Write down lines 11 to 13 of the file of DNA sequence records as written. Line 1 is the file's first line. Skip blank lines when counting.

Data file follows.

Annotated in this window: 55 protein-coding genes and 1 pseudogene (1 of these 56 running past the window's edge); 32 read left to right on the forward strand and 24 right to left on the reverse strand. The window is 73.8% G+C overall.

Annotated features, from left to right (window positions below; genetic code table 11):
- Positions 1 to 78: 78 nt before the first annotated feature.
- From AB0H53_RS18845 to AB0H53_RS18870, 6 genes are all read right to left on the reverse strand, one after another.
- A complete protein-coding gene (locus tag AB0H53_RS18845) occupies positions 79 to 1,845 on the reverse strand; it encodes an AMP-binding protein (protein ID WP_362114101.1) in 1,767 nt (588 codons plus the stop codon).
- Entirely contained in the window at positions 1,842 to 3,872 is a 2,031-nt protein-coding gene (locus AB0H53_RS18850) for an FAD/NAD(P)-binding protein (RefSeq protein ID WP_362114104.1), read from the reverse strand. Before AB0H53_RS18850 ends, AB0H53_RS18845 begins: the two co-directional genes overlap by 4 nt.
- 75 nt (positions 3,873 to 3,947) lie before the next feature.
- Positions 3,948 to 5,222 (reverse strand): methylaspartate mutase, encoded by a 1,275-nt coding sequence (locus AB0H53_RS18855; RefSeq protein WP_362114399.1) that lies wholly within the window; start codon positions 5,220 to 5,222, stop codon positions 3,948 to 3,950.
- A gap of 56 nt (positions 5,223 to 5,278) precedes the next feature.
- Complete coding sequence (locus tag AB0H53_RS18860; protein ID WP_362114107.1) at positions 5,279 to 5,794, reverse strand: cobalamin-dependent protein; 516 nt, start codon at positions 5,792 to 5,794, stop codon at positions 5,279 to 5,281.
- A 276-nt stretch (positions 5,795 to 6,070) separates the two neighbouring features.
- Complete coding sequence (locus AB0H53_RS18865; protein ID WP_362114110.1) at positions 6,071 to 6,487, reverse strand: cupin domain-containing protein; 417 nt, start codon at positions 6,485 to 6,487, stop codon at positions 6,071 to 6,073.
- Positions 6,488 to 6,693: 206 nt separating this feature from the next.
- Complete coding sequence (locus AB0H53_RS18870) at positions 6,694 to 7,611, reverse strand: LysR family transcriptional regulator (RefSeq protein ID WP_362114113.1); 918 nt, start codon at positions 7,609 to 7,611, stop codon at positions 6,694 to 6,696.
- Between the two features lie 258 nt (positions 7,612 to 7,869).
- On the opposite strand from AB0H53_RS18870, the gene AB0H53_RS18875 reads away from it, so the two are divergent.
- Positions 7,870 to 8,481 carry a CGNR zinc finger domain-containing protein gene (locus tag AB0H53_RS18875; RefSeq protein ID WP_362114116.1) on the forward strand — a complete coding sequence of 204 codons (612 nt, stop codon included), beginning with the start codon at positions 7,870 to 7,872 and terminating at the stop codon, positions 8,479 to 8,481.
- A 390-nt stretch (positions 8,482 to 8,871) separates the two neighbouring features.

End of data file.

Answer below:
- A 276-nt stretch (positions 5,795 to 6,070) separates the two neighbouring features.
- Complete coding sequence (locus AB0H53_RS18865; protein ID WP_362114110.1) at positions 6,071 to 6,487, reverse strand: cupin domain-containing protein; 417 nt, start codon at positions 6,485 to 6,487, stop codon at positions 6,071 to 6,073.
- Positions 6,488 to 6,693: 206 nt separating this feature from the next.